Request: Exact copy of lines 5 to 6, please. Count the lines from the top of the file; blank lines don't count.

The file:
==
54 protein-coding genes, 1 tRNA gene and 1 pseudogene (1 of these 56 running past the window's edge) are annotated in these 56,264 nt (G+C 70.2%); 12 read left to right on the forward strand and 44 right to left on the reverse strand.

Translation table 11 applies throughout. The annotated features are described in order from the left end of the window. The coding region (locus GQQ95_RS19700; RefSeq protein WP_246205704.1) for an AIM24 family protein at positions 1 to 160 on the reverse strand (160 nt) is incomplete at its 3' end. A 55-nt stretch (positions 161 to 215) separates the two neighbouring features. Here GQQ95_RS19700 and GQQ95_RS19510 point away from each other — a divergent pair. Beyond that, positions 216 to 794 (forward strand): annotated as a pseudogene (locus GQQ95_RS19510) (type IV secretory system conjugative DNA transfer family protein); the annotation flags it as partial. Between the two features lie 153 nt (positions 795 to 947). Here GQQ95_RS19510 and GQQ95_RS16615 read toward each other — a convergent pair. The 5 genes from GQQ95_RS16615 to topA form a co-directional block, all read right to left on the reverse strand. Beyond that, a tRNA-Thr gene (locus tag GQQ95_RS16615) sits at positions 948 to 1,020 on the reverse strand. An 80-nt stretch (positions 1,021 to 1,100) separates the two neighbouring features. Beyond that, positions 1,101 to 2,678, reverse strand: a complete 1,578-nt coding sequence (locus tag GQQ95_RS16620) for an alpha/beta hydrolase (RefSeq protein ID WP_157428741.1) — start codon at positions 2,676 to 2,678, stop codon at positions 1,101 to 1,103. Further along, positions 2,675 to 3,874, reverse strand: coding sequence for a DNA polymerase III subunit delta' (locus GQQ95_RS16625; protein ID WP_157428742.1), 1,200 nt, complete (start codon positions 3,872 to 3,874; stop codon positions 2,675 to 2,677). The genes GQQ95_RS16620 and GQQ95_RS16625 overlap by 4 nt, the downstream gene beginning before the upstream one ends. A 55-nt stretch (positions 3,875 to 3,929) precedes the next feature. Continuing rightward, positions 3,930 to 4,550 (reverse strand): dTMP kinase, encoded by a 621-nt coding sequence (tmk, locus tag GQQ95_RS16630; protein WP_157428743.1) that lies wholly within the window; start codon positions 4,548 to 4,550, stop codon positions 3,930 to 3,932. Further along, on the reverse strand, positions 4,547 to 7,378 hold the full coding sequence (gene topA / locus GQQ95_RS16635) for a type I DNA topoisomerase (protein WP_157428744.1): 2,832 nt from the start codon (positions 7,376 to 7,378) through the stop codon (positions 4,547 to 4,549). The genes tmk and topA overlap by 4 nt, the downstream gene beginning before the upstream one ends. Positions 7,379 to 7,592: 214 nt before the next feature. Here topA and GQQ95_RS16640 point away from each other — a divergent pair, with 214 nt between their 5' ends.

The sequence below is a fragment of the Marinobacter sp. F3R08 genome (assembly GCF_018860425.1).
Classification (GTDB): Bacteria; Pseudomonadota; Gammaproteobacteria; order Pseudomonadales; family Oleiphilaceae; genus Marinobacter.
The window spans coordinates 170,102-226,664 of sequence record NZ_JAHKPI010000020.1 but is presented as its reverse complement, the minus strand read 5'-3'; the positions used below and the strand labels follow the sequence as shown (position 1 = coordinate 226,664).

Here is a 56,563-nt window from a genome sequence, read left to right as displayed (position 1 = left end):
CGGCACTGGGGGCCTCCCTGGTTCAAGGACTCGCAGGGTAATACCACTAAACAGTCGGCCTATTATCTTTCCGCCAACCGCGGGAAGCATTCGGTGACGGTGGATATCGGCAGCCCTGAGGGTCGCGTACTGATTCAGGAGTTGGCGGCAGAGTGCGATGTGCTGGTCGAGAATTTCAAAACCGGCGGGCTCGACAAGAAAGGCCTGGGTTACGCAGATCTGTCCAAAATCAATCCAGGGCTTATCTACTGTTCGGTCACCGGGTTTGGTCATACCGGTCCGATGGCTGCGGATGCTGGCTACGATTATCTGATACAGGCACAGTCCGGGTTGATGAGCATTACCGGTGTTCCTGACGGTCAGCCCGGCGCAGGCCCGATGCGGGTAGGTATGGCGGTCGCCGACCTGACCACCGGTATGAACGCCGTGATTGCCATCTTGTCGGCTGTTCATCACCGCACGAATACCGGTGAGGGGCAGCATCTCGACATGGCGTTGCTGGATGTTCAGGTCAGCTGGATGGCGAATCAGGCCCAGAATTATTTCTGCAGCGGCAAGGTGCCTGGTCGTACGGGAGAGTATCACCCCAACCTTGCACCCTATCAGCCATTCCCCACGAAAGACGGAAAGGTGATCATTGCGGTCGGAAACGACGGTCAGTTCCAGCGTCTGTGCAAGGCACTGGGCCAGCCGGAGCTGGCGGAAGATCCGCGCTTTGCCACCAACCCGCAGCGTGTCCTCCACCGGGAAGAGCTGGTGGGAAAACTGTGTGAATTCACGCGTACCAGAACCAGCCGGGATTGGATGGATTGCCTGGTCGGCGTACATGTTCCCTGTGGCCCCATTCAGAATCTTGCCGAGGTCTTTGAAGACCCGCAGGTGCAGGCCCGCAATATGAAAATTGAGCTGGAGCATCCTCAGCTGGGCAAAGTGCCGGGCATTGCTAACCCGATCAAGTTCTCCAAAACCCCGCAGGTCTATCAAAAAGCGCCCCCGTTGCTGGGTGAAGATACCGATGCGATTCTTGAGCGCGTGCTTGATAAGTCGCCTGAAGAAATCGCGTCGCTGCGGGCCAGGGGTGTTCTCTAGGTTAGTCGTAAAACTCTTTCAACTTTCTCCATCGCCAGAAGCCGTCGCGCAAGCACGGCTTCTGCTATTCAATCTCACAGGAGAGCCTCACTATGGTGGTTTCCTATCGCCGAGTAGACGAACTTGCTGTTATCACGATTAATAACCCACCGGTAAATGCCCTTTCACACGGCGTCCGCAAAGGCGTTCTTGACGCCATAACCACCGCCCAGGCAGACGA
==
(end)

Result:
The window spans coordinates 170,102-226,664 of sequence record NZ_JAHKPI010000020.1 but is presented as its reverse complement, the minus strand read 5'-3'; the positions used below and the strand labels follow the sequence as shown (position 1 = coordinate 226,664).

Here is a 56,563-nt window from a genome sequence, read left to right as displayed (position 1 = left end):